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Cod

A Biography of the Fish That Changed the World

By Mark Kurlansky
12-minute read
Audio available
Cod: A Biography of the Fish That Changed the World by Mark Kurlansky

Cod (1997) charts the rise and fall of the codfish. A major commodity in the European market during the discovery of the New World, cod went on to cause national conflicts and, due to overfishing, eventually became vulnerable to extinction. Find out how this fish changed the world only to end up on the verge of oblivion.

This is a Blinkist staff pick

“Having fished a lot of cod as a kid, I was thrilled to learn what an important role this once-so-common fish has played in shaping world history.”

– Erik, Editorial Production Manager at Blinkist

  • Foodies interested in the history of seafood
  • Conservationists curious about the dangers of overfishing
  • Students of marine biology

Mark Kurlansky is an American journalist who has written a number of fiction and nonfiction books. His international bestseller Cod has been translated into 15 different languages. His other works include Salt and World Without Fish.

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Cod

A Biography of the Fish That Changed the World

By Mark Kurlansky
  • Read in 12 minutes
  • Audio & text available
  • Contains 7 key ideas
Cod: A Biography of the Fish That Changed the World by Mark Kurlansky
Synopsis

Cod (1997) charts the rise and fall of the codfish. A major commodity in the European market during the discovery of the New World, cod went on to cause national conflicts and, due to overfishing, eventually became vulnerable to extinction. Find out how this fish changed the world only to end up on the verge of oblivion.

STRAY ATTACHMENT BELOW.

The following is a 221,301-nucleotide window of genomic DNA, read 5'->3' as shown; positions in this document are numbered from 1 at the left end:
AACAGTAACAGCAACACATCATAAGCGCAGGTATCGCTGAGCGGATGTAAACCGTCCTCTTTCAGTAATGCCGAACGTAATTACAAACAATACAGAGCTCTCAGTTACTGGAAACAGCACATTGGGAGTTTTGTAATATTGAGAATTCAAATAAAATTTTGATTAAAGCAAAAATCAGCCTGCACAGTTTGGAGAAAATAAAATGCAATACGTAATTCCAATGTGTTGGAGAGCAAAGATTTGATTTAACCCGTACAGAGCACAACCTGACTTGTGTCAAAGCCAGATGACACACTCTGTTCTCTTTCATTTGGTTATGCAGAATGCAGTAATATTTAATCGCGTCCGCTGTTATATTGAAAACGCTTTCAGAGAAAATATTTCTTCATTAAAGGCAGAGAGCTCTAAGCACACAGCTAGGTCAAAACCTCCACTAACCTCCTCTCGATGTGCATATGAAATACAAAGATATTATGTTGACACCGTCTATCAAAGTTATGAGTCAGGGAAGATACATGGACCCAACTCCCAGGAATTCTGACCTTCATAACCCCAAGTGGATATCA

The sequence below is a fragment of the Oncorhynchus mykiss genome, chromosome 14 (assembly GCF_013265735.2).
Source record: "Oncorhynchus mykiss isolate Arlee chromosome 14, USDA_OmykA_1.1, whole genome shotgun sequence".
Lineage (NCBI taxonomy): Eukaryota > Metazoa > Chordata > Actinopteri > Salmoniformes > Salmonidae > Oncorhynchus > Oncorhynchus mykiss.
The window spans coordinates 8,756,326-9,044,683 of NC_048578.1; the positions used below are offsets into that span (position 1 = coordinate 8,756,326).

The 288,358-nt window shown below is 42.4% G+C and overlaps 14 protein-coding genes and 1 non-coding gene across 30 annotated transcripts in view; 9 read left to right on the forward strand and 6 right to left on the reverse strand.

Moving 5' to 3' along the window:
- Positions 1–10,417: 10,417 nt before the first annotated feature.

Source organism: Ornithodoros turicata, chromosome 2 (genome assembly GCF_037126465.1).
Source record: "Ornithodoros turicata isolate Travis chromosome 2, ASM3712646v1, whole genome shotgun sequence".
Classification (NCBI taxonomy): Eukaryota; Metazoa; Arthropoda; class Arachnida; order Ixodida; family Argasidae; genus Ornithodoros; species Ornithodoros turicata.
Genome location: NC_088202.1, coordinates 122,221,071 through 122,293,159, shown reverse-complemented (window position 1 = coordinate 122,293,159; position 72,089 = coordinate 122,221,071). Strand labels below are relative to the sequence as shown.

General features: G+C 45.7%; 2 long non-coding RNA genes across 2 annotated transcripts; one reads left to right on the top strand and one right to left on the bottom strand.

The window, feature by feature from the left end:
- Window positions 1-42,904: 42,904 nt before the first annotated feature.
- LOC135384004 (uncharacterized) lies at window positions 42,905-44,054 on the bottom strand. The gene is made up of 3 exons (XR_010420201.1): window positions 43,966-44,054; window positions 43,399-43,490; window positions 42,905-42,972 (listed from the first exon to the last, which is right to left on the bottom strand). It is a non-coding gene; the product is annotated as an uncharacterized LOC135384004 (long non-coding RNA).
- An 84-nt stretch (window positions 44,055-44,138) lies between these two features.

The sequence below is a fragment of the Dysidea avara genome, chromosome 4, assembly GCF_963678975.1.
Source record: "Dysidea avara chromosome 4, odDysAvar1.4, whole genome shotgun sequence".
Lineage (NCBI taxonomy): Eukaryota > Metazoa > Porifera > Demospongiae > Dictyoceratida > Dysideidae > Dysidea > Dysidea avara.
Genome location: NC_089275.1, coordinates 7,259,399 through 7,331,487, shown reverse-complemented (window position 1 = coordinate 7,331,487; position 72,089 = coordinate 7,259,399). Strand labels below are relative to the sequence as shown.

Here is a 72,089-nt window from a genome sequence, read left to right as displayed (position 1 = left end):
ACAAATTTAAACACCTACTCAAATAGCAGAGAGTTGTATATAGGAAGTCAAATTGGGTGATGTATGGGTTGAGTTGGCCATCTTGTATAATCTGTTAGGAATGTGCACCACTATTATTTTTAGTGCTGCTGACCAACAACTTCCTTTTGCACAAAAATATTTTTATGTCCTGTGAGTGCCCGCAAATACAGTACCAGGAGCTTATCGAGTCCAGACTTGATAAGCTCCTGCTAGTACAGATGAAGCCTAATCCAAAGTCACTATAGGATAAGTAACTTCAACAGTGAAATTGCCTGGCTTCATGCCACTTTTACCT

This is a Blinkist staff pick

“Having fished a lot of cod as a kid, I was thrilled to learn what an important role this once-so-common fish has played in shaping world history.”

– Erik, Editorial Production Manager at Blinkist

Key idea 1 of 7

The Basque people were the first to introduce North American cod to Europe.

You probably like your fish prepared in a certain way, be it fried, steamed or grilled. But when it comes to cod, many countries, especially those in southern Europe, are traditionalists. They simply eat it salted.

This tradition dates back to the Basque people, the earliest fishers to catch cod. They would preserve the cod by salting it – a technique that turned out to be key in exploiting this invaluable resource.

The Basques are a relatively small population of people from modern-day northwest Spain; they’ve always been independent, maintaining their own language, sports and culture.

They originally set sail for North America in search of whale meat, which was in high demand in Europe. But, along the way, they discovered cod. They cured this fish with salt, thereby furnishing themselves with food on their long journeys.

In Europe, the only places to find cod were in Scandinavia and Iceland, and since the Basques were never seen there, nobody knew where they caught their cod. The European Vikings were already dry-curing their cod, but the salt that the Basques added to the process made the fish last longer and taste even better.

While salted codfish provided food for the Basques as they continued their North American journey along the coast of what is now the United States and Canada, it also made them wealthy back home.

Since the Catholic Church didn’t allow people to eat meat on days of fasting, people chose fish instead, and the Basques made a lot of money selling cod to Catholics.

Also to their advantage, the Basques were the only ones who knew where to find cod along the coast of North America. They managed to keep this a secret for a while – no easy feat, considering how profitable cod could be.

But it wasn’t long before the secret got out and conflict over the fish began to brew.

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